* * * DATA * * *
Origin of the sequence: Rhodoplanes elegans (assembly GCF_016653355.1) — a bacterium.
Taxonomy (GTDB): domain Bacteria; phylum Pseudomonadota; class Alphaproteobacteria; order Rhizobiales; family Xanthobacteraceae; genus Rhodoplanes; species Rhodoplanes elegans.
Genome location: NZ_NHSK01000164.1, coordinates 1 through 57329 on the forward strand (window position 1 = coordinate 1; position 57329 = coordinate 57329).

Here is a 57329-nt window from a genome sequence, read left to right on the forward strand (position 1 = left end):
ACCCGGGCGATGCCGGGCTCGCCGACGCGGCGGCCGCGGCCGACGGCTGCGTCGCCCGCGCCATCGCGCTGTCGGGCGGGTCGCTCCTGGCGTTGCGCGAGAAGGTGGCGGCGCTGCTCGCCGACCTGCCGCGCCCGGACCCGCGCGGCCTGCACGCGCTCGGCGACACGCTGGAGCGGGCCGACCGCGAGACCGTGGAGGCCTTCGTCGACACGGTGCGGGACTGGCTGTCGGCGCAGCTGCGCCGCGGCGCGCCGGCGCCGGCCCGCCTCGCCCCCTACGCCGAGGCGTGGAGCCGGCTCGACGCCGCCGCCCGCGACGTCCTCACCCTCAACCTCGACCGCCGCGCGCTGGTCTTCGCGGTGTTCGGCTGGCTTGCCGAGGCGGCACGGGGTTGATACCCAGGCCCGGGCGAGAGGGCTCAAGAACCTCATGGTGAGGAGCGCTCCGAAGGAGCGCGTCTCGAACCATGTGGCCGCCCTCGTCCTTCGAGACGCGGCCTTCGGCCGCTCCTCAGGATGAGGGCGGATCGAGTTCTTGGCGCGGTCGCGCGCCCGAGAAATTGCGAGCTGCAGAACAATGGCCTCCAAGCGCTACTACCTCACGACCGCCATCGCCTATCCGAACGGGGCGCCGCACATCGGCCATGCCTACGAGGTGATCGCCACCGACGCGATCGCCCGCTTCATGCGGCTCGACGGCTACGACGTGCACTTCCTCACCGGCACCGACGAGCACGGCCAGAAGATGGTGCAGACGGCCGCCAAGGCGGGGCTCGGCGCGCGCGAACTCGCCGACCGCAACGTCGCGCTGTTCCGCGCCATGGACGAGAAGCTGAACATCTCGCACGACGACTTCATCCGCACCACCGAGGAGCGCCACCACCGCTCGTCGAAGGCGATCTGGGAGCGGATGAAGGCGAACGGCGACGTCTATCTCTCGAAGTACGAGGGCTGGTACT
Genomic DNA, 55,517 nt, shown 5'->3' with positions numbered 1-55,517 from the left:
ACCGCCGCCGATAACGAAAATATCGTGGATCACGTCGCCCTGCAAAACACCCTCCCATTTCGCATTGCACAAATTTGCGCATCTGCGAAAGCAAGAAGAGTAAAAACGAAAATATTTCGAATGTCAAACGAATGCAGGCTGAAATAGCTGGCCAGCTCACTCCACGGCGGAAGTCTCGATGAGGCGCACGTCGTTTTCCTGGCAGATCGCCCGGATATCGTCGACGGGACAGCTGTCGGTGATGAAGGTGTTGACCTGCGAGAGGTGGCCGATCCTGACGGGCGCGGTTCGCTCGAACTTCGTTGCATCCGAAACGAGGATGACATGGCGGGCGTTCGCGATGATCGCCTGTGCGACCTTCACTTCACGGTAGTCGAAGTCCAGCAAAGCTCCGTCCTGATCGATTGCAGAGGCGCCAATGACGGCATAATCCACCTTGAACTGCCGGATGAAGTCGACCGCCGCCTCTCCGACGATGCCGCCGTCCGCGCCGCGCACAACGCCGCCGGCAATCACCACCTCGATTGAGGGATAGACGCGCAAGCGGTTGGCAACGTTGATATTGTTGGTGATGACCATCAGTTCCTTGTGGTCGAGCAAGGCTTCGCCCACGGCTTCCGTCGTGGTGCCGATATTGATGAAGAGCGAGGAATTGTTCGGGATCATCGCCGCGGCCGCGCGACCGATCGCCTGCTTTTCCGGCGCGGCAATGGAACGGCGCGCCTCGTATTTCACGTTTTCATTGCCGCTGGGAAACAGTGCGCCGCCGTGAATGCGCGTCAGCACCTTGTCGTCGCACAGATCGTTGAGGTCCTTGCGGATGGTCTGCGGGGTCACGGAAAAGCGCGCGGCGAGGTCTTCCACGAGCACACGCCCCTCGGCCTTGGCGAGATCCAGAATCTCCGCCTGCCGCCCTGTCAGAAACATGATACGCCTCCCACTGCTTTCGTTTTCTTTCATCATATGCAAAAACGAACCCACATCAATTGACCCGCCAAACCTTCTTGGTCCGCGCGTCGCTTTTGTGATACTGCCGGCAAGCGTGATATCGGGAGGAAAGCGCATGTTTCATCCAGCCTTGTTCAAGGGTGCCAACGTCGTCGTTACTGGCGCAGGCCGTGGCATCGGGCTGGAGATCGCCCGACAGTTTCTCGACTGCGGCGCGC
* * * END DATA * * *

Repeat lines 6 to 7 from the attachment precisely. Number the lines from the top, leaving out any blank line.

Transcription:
Genomic DNA, 55,517 nt, shown 5'->3' with positions numbered 1-55,517 from the left:
ACCGCCGCCGATAACGAAAATATCGTGGATCACGTCGCCCTGCAAAACACCCTCCCATTTCGCATTGCACAAATTTGCGCATCTGCGAAAGCAAGAAGAGTAAAAACGAAAATATTTCGAATGTCAAACGAATGCAGGCTGAAATAGCTGGCCAGCTCACTCCACGGCGGAAGTCTCGATGAGGCGCACGTCGTTTTCCTGGCAGATCGCCCGGATATCGTCGACGGGACAGCTGTCGGTGATGAAGGTGTTGACCTGCGAGAGGTGGCCGATCCTGACGGGCGCGGTTCGCTCGAACTTCGTTGCATCCGAAACGAGGATGACATGGCGGGCGTTCGCGATGATCGCCTGTGCGACCTTCACTTCACGGTAGTCGAAGTCCAGCAAAGCTCCGTCCTGATCGATTGCAGAGGCGCCAATGACGGCATAATCCACCTTGAACTGCCGGATGAAGTCGACCGCCGCCTCTCCGACGATGCCGCCGTCCGCGCCGCGCACAACGCCGCCGGCAATCACCACCTCGATTGAGGGATAGACGCGCAAGCGGTTGGCAACGTTGATATTGTTGGTGATGACCATCAGTTCCTTGTGGTCGAGCAAGGCTTCGCCCACGGCTTCCGTCGTGGTGCCGATATTGATGAAGAGCGAGGAATTGTTCGGGATCATCGCCGCGGCCGCGCGACCGATCGCCTGCTTTTCCGGCGCGGCAATGGAACGGCGCGCCTCGTATTTCACGTTTTCATTGCCGCTGGGAAACAGTGCGCCGCCGTGAATGCGCGTCAGCACCTTGTCGTCGCACAGATCGTTGAGGTCCTTGCGGATGGTCTGCGGGGTCACGGAAAAGCGCGCGGCGAGGTCTTCCACGAGCACACGCCCCTCGGCCTTGGCGAGATCCAGAATCTCCGCCTGCCGCCCTGTCAGAAACATGATACGCCTCCCACTGCTTTCGTTTTCTTTCATCATATGCAAAAACGAACCCACATCAATTGACCCGCCAAACCTTCTTGGTCCGCGCGTCGCTTTTGTGATACTGCCGGCAAGCGTGATATCGGGAGGAAAGCGCATGTTTCATCCAGCCTTGTTCAAGGGTGCCAACGTCGTCGTTACTGGCGCAGGCCGTGGCATCGGGCTGGAGATCGCCCGACAGTTTCTCGACTGCGGCGCGC